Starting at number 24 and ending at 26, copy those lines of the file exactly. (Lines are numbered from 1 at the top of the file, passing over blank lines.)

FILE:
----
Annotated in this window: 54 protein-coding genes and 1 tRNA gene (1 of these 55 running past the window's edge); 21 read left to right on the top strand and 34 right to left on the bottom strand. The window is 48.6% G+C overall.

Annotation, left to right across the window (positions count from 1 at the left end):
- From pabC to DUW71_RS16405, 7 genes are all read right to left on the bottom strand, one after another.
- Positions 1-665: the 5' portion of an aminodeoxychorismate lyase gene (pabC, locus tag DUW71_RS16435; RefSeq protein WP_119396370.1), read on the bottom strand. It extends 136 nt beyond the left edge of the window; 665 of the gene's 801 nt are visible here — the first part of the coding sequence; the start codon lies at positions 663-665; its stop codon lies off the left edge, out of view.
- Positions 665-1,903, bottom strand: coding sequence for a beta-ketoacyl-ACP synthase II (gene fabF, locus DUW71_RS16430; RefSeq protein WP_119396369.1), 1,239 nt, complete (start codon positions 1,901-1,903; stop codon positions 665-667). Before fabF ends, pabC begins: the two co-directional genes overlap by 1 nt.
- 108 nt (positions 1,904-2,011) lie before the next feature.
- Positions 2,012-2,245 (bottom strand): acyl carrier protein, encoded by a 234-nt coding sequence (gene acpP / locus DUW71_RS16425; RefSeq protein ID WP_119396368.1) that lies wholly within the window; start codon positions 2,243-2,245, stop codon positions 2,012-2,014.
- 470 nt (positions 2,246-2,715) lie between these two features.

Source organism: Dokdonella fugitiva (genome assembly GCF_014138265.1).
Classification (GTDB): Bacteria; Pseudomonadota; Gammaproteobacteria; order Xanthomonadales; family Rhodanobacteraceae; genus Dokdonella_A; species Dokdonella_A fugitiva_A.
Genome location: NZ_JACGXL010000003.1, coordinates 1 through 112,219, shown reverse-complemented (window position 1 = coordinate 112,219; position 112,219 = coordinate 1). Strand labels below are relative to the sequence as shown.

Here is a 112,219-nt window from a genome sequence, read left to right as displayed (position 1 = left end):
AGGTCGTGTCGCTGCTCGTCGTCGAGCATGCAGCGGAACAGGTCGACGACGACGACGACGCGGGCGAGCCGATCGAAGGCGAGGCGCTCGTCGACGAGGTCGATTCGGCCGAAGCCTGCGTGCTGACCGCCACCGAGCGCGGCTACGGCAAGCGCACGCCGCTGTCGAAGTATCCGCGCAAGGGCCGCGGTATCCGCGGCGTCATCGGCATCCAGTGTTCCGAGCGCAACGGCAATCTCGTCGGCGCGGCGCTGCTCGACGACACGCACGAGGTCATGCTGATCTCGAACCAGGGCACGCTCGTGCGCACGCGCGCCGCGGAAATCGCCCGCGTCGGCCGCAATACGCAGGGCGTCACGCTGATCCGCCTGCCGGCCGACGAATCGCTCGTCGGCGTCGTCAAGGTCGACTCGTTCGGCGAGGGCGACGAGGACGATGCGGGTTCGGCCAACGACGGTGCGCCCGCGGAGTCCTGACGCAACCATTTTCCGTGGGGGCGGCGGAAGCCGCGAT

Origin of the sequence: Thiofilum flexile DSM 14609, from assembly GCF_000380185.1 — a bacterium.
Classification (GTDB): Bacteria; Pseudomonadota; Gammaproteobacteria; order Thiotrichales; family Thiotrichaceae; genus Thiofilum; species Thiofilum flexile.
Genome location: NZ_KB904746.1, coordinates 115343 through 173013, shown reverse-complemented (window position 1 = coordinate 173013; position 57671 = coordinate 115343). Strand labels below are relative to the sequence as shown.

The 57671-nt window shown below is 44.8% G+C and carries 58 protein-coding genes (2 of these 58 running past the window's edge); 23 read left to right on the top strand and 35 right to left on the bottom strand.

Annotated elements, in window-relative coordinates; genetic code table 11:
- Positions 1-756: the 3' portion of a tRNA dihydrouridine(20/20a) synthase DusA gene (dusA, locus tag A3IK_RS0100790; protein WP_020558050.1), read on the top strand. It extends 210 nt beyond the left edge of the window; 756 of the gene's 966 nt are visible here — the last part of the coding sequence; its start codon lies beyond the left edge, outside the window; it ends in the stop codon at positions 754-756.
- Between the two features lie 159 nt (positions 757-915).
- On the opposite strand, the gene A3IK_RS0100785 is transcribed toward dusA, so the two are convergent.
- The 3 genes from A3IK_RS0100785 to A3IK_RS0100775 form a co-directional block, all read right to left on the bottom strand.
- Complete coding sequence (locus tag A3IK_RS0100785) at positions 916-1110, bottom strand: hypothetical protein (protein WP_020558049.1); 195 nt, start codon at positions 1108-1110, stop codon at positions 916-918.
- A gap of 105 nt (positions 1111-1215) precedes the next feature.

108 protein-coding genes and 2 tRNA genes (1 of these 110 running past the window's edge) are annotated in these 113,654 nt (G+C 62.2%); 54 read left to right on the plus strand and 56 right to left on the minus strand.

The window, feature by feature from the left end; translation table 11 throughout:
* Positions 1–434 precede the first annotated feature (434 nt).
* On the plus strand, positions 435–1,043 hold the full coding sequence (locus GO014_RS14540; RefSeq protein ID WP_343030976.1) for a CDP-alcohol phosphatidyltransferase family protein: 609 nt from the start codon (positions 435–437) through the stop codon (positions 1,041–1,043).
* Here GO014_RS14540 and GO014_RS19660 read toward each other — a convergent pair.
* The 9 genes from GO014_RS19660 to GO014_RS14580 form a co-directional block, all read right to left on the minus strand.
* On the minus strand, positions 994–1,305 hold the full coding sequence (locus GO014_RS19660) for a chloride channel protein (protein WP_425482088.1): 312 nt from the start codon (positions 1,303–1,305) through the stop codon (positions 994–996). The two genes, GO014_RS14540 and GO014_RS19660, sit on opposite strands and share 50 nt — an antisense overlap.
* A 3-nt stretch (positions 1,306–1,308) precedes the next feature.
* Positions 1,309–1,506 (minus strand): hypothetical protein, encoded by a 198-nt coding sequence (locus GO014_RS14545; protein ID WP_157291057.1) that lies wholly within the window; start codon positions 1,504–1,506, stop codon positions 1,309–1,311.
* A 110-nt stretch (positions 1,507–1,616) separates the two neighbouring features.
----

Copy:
- A gap of 105 nt (positions 1111-1215) precedes the next feature.

108 protein-coding genes and 2 tRNA genes (1 of these 110 running past the window's edge) are annotated in these 113,654 nt (G+C 62.2%); 54 read left to right on the plus strand and 56 right to left on the minus strand.

The window, feature by feature from the left end; translation table 11 throughout: